In a lawsuit filed in U.S. District Court on Wednesday, Jan. 14, former patient and Ohio resident Lauren Prevec claims the center charged $25,000 in upfront costs before skipping a medical assessment, taking her completely off her anti-depressant medication and attempting to indoctrinate her to Scientology over the course of two months.
She is requesting $75,000 in damages.
Officials at Narconon Freedom Center declined to comment on the lawsuit when called and approached in person Thursday, Jan. 15.
Among other allegations, Prevec claims in her lawsuit that Narconon Freedom Center officials:
"Narconon Freedom Center is using the program to introduce Scientology and L. Ron Hubbard's 'technology' to unwitting patients seeking drug rehabilitation," the lawsuit reads. "This is exactly as the Church of Scientology directed as part of its 'Social Coordination Strategy.'"
Prevec was suspended from the center July 3, 2012, because she tested positive for marijuana, the report reads.
Lansing-based Attorney Jeffrey Ray is representing the plaintiffs in the case, including Prevec's parents Frank and Jannette. His paralegal Catherine Villanueva said this isn't the first case the law office has brought against Narconon.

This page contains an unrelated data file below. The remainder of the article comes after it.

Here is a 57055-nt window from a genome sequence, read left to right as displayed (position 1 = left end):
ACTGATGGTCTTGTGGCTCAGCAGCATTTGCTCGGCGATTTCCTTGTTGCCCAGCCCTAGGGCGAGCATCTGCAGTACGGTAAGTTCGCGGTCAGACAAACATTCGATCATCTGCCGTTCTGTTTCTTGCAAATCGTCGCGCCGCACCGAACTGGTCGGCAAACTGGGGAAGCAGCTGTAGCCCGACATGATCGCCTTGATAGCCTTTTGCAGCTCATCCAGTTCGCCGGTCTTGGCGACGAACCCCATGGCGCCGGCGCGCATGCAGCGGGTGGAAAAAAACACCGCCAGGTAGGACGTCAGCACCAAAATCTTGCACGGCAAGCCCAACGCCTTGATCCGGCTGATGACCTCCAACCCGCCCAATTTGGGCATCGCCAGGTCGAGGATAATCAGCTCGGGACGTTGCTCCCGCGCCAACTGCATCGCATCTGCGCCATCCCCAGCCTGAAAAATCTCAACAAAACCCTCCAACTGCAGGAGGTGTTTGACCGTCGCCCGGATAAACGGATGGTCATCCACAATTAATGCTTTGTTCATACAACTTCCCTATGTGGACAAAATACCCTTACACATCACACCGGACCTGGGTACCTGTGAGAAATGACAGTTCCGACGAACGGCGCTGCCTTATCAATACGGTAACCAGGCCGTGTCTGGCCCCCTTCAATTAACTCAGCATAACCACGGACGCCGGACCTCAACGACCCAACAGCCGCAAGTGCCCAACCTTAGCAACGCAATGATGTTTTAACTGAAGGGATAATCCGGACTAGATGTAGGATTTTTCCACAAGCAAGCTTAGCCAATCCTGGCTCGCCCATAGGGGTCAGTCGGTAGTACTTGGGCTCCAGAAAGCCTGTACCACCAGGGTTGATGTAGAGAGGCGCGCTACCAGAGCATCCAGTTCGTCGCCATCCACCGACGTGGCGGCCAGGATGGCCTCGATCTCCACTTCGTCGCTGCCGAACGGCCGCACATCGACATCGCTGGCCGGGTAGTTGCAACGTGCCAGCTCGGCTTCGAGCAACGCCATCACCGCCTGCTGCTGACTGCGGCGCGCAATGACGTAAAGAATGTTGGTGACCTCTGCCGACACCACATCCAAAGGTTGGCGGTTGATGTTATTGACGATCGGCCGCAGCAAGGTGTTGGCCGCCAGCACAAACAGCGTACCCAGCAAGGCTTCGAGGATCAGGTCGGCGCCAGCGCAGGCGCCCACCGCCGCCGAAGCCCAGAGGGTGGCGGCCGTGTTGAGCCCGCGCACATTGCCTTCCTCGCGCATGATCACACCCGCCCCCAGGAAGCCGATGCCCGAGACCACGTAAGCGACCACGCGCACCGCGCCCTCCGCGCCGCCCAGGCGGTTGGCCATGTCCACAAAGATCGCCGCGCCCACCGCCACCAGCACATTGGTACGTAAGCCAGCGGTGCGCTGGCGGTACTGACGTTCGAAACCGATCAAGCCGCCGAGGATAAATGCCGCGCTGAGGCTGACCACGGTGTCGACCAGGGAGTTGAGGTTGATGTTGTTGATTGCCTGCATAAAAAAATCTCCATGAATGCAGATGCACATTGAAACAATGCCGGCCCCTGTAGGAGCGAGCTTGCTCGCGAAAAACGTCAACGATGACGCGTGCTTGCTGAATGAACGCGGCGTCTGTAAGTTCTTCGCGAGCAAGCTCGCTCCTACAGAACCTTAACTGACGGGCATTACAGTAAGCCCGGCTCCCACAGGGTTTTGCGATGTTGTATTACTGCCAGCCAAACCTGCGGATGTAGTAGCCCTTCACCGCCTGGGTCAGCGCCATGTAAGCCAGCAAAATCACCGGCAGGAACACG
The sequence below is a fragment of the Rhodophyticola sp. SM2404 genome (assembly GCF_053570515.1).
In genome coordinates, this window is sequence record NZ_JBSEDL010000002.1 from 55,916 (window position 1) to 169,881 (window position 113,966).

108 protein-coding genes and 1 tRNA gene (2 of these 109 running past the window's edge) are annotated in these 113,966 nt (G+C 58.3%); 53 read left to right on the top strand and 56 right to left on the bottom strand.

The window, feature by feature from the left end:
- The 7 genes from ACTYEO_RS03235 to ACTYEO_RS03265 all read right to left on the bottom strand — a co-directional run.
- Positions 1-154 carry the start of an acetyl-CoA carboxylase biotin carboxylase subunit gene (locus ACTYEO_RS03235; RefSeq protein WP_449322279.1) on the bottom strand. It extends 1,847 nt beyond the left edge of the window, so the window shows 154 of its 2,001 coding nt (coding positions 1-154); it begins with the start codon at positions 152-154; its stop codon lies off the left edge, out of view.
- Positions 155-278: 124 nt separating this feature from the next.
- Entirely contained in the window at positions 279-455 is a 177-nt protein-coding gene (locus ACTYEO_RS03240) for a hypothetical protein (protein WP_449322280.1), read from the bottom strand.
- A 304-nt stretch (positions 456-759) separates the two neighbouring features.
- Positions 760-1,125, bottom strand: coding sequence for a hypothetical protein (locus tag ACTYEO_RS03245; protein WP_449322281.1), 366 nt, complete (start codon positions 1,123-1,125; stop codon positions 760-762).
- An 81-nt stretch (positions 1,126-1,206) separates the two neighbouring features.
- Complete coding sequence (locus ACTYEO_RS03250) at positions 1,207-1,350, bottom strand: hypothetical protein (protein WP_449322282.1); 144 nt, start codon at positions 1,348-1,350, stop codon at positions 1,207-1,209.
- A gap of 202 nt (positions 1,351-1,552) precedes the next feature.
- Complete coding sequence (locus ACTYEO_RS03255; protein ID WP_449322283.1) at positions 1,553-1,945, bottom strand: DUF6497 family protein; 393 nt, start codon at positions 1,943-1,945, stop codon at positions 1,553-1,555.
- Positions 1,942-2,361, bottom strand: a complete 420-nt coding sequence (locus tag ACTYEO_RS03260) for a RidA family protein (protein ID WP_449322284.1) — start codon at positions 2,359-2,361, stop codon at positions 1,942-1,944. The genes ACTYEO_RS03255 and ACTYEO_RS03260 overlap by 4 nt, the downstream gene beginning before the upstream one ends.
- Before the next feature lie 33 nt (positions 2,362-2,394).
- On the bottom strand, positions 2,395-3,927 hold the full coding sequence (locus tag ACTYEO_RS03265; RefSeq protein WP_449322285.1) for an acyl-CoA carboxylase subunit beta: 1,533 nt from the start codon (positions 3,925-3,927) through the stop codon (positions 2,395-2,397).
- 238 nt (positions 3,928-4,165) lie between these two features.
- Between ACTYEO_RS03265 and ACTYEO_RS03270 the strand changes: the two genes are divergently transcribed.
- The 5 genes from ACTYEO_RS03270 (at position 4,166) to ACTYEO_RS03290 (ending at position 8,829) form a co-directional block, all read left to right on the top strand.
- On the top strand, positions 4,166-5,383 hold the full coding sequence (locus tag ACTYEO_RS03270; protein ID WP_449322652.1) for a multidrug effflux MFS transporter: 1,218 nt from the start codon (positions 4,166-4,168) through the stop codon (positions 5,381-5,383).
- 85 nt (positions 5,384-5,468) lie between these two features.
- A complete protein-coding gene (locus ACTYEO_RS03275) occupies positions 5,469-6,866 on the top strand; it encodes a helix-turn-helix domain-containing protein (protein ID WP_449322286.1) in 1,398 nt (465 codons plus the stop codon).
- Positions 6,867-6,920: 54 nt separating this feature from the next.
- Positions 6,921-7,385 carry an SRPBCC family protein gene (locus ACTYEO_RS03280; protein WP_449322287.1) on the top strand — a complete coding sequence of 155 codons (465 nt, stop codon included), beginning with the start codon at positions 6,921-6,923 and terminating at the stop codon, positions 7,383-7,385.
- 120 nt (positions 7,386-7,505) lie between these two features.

"The first case came across my desk about two-and-a-half years ago, and I didn't think anything of it initially," Villanueva said. "It claimed some strange things about Narconon ... so I ended up searching the ties between Narconon and Scientology and it just opened up."
In May 2012, former Narconon patient Richard Teague brought a lawsuit against the center in Calhoun County Circuit Court, after he claimed the center didn't assist him in his rehabilitation from benzodiazepine.
On January 15, 2011, while at the Narconon Freedom Center in Albion, Teague, while exhibiting symptoms of benzodiazepine withdrawal, set himself on fire with the use of a cigarette lighter and a cologne bottle. With flames engulfing him, he ran outside and extinguished the fire by plunging into the snow.
"On Jan. 15, 2011, Richard Teague was not supervised, monitored or cared-for properly by Narconon staff," the lawsuit reads. "The plaintiff was in delusional, paranoid state when he was severely and permanently burned."
The Teague case was dismissed May 12, 2014, Calhoun County Circuit Court officials said.
There have been 118 lawsuits brought against Narconon centers across the country since 1992, electronic court records indicate. Court records show there are have been 33 lawsuits brought in Calhoun County courts since 2005 against the Albion center and A Forever Recovery Center in Battle Creek, a Narconon affiliate.
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